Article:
“It’s not just about ‘What I had for lunch,’” said Sklar. “It’s the actual time it takes to research context and [get] all the important elements that go into a story.” Sklar, who (like Carvin) sent out tweets during the panel, finds herself more and more concerned by the fact that the pendulum of interest has swung toward more “fun, sassy content” and away from “long, boring, investigative stuff.”
According to her, people are now used to getting content for free, making them progressively more apathetic to the people who created that content. Sure, Sklar loves tweeting just as much as the next “SNL”-loving journo, but as a self-described “ink-stained wretch,” Sklar hopes that long-form investigative journalism lives on to get the recognition it deserves.
Show Me the Money!
“Right now there is no business model in news,” said Jay Rosen. “We are between platforms. We understand the factors that are ending the current model, but nothing has changed yet.” Rosen says that no one has yet found an answer to the problem of monetizing journalism online, but he does not sound too worried. He uses Twitter as a “giant tipster network” and his vision is one of intelligent filters that focus and tighten information through the human social network.
Undoubtedly, our press is at a very important moment — moving to a new platform, a new form of news. For Rosen, it was the open source revolution, the birth of Wikipedia, that made him realize how people could collaborate to produce journalism online. “Right now, the way you make yourself valuable on the Internet is you edit the f***ing web for people,” he exclaimed. Rosen doesn’t just study journalists; he actually tries to make change himself by running projects such as NewAssignment.net and BeatBlogging.org.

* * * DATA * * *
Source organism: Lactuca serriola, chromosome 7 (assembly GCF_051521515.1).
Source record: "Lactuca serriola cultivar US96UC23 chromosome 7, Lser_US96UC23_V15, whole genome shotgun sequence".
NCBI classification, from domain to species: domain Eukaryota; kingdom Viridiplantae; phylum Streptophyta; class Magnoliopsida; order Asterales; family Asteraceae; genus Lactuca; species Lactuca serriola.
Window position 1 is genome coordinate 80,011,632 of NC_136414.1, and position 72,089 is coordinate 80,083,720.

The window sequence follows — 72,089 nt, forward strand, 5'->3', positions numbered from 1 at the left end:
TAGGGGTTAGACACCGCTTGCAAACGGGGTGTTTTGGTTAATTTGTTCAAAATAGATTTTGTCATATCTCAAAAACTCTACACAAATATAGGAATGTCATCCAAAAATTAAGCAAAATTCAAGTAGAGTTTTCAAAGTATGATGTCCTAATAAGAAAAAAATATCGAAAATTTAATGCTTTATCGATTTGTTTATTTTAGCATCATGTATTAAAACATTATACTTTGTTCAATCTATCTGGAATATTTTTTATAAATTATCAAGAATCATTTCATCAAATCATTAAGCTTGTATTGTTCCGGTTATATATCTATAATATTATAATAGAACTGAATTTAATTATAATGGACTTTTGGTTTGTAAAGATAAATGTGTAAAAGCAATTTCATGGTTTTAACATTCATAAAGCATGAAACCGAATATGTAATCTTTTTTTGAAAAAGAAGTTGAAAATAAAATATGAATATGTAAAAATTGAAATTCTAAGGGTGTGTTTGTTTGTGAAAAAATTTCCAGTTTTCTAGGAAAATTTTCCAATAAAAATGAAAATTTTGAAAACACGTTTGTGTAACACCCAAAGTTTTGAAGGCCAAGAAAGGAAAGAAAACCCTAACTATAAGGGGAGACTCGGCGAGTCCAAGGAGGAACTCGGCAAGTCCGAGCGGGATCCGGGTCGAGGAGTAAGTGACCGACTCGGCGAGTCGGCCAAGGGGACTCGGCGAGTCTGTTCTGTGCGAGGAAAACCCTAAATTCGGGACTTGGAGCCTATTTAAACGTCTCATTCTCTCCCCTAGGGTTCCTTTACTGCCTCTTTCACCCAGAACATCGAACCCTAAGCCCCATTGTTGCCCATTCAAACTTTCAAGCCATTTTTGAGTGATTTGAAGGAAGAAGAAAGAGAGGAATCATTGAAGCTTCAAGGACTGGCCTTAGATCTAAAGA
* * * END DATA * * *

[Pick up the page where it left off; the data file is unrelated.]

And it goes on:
“It’s the simple idea that we ask a lot of people to help us with a task, and because the web has cut the costs to reach a lot of people, and cut the costs for those people to find each other and share information, we now have the resources to make things, build things, discover new opportunities,” Rosen said.
For now, the most obvious, the most accessible, and the most exciting tool to accomplish those things — or at least discuss them en masse — has been Twitter. It’s a place where journalists can think out loud. It’s a place for journalists to live and breathe journalism. It’s a breeding ground for new ideas. All it needs is seeds, water, and sunlight. Then wait.
*To watch what the panelists had to say over after-party drinks at the bar, check out this video:
(Video via MediaBistro)
Alana Taylor is a junior at New York University, double-majoring in journalism and history with a strong interest in film, entertainment, new media and technology. She currently manages her own blog, and works part-time as both a freelance social media consultant and a correspondent for Mashable, the world’s most popular social networking blog.Related